As a general rule, “shipper” and “consignor” refer to one and the same person/entity, in law and general usage. Still, there is a difference, and one that occasionally becomes important.
Call it the “mega” age. The 13,000-TEU-plus vessels that have spawned the formation and expansion of alliances such as the P3, G6 and, most recently, Evergreen’s joining the CKYH are the latest examples of a container shipping industry taking dramatic measures to control its fate.
I’ve been reading various articles on Southern California’s operating problems related to chassis, terminal conditions, truckers and an unfortunate internal report of a container sitting at a terminal in Long Beach for 10 days after being discharged from the vessel awaiting a trucker to take it to the railyard for movement by train to Chicago.
If there’s a theme to this year’s TPM Conference, it’s that 2014 is the year of the game-changer in international logistics. The changes the industry is grappling with as we congregate in Long Beach this week are profound and will define the main challenges confronting shippers, carriers, third-party logistics providers and others possibly for years.
Q. A carrier has these rules. They do not recognize Section 7 on any bill of lading as stated in the rules tariff.
It would be a convenient story line to link one of the major reasons for this winter’s gridlock at the ports of New York-New Jersey and Los Angeles-Long Beach to deficiencies in infrastructure. But the topic that yielded seaports a rare mention in last month’s State of the Union address is just one factor in the winter of discontent that users of the three largest U.S. ports are currently enduring. Of much more immediate impact is the anarchy surrounding chassis, and the root cause of that is to be found not on land but at sea.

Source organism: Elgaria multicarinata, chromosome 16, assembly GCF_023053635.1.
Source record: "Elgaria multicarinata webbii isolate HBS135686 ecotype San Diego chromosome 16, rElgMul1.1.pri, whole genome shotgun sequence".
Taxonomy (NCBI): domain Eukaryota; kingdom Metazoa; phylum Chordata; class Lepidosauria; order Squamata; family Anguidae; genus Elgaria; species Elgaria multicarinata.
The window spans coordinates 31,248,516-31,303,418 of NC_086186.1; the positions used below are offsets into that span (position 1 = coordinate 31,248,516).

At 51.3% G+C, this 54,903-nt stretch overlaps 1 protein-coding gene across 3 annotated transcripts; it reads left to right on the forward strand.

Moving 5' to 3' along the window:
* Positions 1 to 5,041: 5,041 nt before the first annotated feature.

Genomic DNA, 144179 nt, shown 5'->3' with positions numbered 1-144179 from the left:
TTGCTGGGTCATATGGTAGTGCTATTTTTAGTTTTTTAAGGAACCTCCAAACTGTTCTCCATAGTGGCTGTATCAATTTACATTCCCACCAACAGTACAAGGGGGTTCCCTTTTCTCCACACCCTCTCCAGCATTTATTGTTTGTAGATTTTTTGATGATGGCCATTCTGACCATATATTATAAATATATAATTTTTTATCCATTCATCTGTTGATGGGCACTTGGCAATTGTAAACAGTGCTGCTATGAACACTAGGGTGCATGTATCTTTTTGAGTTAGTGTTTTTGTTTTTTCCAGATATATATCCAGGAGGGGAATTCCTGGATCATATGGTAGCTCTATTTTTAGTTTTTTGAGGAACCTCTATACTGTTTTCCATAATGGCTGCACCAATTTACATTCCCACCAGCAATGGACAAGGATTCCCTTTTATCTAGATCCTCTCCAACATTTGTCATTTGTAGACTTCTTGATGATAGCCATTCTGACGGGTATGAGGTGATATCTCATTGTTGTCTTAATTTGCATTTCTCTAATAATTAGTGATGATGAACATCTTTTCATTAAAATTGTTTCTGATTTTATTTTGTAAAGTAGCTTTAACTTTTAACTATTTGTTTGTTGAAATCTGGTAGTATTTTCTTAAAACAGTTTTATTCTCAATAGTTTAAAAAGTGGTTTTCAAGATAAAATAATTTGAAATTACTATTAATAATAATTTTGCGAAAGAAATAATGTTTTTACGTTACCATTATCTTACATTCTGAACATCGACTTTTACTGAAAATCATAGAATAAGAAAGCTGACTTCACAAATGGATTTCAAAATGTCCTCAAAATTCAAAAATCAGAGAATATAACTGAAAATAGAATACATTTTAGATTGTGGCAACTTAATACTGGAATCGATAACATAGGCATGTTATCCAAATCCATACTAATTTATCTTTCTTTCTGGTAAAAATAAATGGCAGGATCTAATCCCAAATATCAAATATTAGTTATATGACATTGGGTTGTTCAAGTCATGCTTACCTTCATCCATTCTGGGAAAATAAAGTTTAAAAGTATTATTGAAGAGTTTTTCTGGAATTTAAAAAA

Every broker should continuously evaluate the value proposition they project onto the market.
This month the world has watched as Olympic skaters have spun and jumped, skiers have swooshed downhill and Russia has delivered undrinkable water and unusable, unsanitary toilets to visitors in Sochi.
NEW DELHI, India—A yellow truck festooned with black tassels and hex symbols to ward off bad luck passed our van on the right as we jounced over the potholes that slowed us to a crawl on the road between Jaipur and Jodhpur. The truck was similar to many of the trucks I saw on a three-week road trip in the northern Indian states of Rajasthan and Uttar Pradesh this winter, except for one thing: It was carrying a 20-foot container, the only box I spotted in hundreds of miles of tortuous driving. The blue box bore the familiar APL logo.
Susan Kohn Ross
As the 2014 U.S. election season begins to take shape, the possibility of immigration reform is growing. How would reform impact the clearance of imports and exports at the U.S. border?
From my perspective the JOC article titled “NY-NJ Port Mess ‘Worst Ever’” does a significant disservice to a number of the participants within the harbor that are attempting to address a very difficult situation, which in large measure was brought on by events beyond their control.
While disputes between trucking companies and marine terminal operators over turn times may be nothing new, the excuses for inefficiency have gotten old. While we have argued and pointed fingers, cargo volumes have increased, congestion and gridlock has continued and the outside world looks on, wondering when this industry is going to get its act together. We would suggest, it’s time to try something new. Instead of excuses and finger-pointing, let’s try cooperation.
Amid the deluge of year-end statistics highlighting the yawning economic gap between the European Union’s more solid northern member states and its debt-stricken southern half there’s one that looks, at first glance, like a mistake — container traffic.